The first thing you really need to understand is that the definition of racism
that you probably have (which is the colloquial definition: "racism is
prejudice against someone based on their skin color or ethnicity") is
NOT the definition that's commonly used in anti-racist circles.
definition used in anti-racist circles is the accepted sociological
definition (which is commonly used in academic research, and has been
used for more than a decade now): "racism is prejudice plus power". What this means, in easy language:
Anyone can hold "racial prejudice" -- that is, they can carry positive
or negative stereotypes of others based on racial characteristics. For
example, a white person thinking all Asians are smart, or all black
people are criminals; or a Chinese person thinking Japanese people are
untrustworthy; or what-have-you. ANYONE, of any race, can have racial
People of any race can commit acts of violence, mistreatment,
ostracizing, etc., based on their racial prejudices. A black kid can
beat up a white kid because he doesn't like white kids. An Indian person
can refuse to associate with Asians. Whatever, you get the idea.
C. However, to be racist (rather than simply prejudiced) requires having institutional power.
In North America, white people have the institutional power. In large
part we head the corporations; we make up the largest proportion of
lawmakers and judges; we have the money; we make the decisions. In
short, we control the systems that matter. "White" is presented as
normal, the default. Because we have institutional power, when we think
differently about people based on their race or act on our racial
prejudices, we are being racist. Only white people can be racist, because only white people have institutional power.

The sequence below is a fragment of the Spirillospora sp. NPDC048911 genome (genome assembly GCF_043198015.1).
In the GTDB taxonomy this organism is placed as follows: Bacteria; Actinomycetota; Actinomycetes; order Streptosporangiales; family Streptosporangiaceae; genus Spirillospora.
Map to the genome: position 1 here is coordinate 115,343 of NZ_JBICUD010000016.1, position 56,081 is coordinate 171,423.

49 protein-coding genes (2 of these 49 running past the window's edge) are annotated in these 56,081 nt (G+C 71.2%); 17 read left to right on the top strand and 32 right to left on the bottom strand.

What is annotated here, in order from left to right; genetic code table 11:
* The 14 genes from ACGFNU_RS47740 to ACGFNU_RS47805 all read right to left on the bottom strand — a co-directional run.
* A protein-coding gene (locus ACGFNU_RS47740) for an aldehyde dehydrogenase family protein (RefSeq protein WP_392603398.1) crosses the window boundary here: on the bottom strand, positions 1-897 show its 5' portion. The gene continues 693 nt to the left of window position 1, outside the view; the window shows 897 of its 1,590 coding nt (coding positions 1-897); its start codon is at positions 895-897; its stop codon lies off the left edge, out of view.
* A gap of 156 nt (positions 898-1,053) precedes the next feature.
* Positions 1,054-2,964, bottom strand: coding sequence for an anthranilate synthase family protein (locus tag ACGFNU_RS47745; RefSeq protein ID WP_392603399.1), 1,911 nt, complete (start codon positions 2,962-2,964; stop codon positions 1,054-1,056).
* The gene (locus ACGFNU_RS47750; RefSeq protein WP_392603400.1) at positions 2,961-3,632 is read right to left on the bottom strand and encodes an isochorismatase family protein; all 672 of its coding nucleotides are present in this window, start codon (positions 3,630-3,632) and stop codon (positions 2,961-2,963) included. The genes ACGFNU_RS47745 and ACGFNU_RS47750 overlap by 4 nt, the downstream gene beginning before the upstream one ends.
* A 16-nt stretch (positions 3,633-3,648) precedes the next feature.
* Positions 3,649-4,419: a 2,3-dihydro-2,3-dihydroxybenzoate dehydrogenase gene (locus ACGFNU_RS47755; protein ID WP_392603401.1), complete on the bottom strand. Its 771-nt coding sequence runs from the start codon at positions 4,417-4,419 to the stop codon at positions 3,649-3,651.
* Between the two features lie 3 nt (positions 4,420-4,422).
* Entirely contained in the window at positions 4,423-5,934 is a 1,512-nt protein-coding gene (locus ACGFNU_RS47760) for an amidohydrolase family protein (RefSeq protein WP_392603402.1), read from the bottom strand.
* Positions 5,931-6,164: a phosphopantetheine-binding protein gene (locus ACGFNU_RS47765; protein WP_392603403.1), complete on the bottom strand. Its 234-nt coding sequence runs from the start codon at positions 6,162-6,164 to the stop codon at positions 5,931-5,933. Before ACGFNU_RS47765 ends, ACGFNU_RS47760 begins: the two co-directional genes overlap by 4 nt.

People of color can be prejudiced, but they cannot be racist, because
they don't have the institutional power. (However, some people refer to
intra-PoC prejudice as "lateral racism". You may also hear the term
"colorism", which refers to lighter-skinned PoC being prejudiced toward
darker-skinned PoC.) However, that situation can be different in other
countries; for example, a Japanese person in Japan can be racist against others, because the Japanese have the institutional power there. But in North America, Japanese people can't be racist because they don't hold the institutional power.
If you're in an area of your city/state/province that is predominantly
populated by PoC and, as a white person, you get harassed because of
your skin color, it's still not racism, even though you're in a PoC-dominated area.
The fact is, even though they're the majority population in that area,
they still lack the institutional power. They don't have their own
special PoC-dominated police force for that area. They don't have their
own special PoC-dominated courts in that area. The state/province and
national media are still not dominated by PoC. Even though they have a
large population in that particular area, they still lack the
institutional power overall.
So that's the definition of racism that you're likely to encounter. If
you start talking about "reverse racism" you're going to either get
insulted or laughed at, because it isn't possible under that definition;
PoC don't have the power in North America, so by definition, they can't
be racist. Crying "reverse racism!" is like waving a Clueless White
Person Badge around.